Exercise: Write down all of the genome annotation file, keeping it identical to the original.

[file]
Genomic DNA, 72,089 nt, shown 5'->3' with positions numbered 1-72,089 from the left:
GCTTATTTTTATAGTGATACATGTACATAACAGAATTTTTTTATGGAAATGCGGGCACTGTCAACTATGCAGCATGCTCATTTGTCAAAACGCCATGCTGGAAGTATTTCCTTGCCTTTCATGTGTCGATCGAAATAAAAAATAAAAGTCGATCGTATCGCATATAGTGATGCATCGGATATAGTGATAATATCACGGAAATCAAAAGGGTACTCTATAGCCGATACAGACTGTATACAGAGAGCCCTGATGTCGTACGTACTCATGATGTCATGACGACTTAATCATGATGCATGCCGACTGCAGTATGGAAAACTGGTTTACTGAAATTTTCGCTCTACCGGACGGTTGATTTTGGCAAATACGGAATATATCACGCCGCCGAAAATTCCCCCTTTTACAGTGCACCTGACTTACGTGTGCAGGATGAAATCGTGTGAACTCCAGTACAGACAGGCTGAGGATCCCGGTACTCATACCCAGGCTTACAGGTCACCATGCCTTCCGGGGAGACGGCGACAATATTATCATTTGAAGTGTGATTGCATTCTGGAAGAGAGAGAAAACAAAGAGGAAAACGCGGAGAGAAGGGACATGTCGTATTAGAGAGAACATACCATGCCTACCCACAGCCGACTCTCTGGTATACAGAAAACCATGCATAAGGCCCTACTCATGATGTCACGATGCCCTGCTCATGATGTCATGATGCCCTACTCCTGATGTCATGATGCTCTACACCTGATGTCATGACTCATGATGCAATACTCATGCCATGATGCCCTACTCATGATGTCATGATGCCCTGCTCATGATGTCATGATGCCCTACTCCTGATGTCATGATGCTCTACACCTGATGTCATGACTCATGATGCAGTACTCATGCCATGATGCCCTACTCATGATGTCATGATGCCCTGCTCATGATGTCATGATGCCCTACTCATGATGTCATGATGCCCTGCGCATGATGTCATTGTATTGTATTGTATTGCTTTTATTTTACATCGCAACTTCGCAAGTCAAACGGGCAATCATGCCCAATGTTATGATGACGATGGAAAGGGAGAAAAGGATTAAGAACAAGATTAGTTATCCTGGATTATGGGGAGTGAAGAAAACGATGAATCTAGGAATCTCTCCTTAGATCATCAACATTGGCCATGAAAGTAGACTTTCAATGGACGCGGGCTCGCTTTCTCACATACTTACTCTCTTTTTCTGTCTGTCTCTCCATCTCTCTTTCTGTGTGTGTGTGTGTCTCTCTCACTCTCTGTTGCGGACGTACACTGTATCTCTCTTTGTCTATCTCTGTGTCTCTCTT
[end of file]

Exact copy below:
Genomic DNA, 72,089 nt, shown 5'->3' with positions numbered 1-72,089 from the left:
GCTTATTTTTATAGTGATACATGTACATAACAGAATTTTTTTATGGAAATGCGGGCACTGTCAACTATGCAGCATGCTCATTTGTCAAAACGCCATGCTGGAAGTATTTCCTTGCCTTTCATGTGTCGATCGAAATAAAAAATAAAAGTCGATCGTATCGCATATAGTGATGCATCGGATATAGTGATAATATCACGGAAATCAAAAGGGTACTCTATAGCCGATACAGACTGTATACAGAGAGCCCTGATGTCGTACGTACTCATGATGTCATGACGACTTAATCATGATGCATGCCGACTGCAGTATGGAAAACTGGTTTACTGAAATTTTCGCTCTACCGGACGGTTGATTTTGGCAAATACGGAATATATCACGCCGCCGAAAATTCCCCCTTTTACAGTGCACCTGACTTACGTGTGCAGGATGAAATCGTGTGAACTCCAGTACAGACAGGCTGAGGATCCCGGTACTCATACCCAGGCTTACAGGTCACCATGCCTTCCGGGGAGACGGCGACAATATTATCATTTGAAGTGTGATTGCATTCTGGAAGAGAGAGAAAACAAAGAGGAAAACGCGGAGAGAAGGGACATGTCGTATTAGAGAGAACATACCATGCCTACCCACAGCCGACTCTCTGGTATACAGAAAACCATGCATAAGGCCCTACTCATGATGTCACGATGCCCTGCTCATGATGTCATGATGCCCTACTCCTGATGTCATGATGCTCTACACCTGATGTCATGACTCATGATGCAATACTCATGCCATGATGCCCTACTCATGATGTCATGATGCCCTGCTCATGATGTCATGATGCCCTACTCCTGATGTCATGATGCTCTACACCTGATGTCATGACTCATGATGCAGTACTCATGCCATGATGCCCTACTCATGATGTCATGATGCCCTGCTCATGATGTCATGATGCCCTACTCATGATGTCATGATGCCCTGCGCATGATGTCATTGTATTGTATTGTATTGCTTTTATTTTACATCGCAACTTCGCAAGTCAAACGGGCAATCATGCCCAATGTTATGATGACGATGGAAAGGGAGAAAAGGATTAAGAACAAGATTAGTTATCCTGGATTATGGGGAGTGAAGAAAACGATGAATCTAGGAATCTCTCCTTAGATCATCAACATTGGCCATGAAAGTAGACTTTCAATGGACGCGGGCTCGCTTTCTCACATACTTACTCTCTTTTTCTGTCTGTCTCTCCATCTCTCTTTCTGTGTGTGTGTGTGTCTCTCTCACTCTCTGTTGCGGACGTACACTGTATCTCTCTTTGTCTATCTCTGTGTCTCTCTT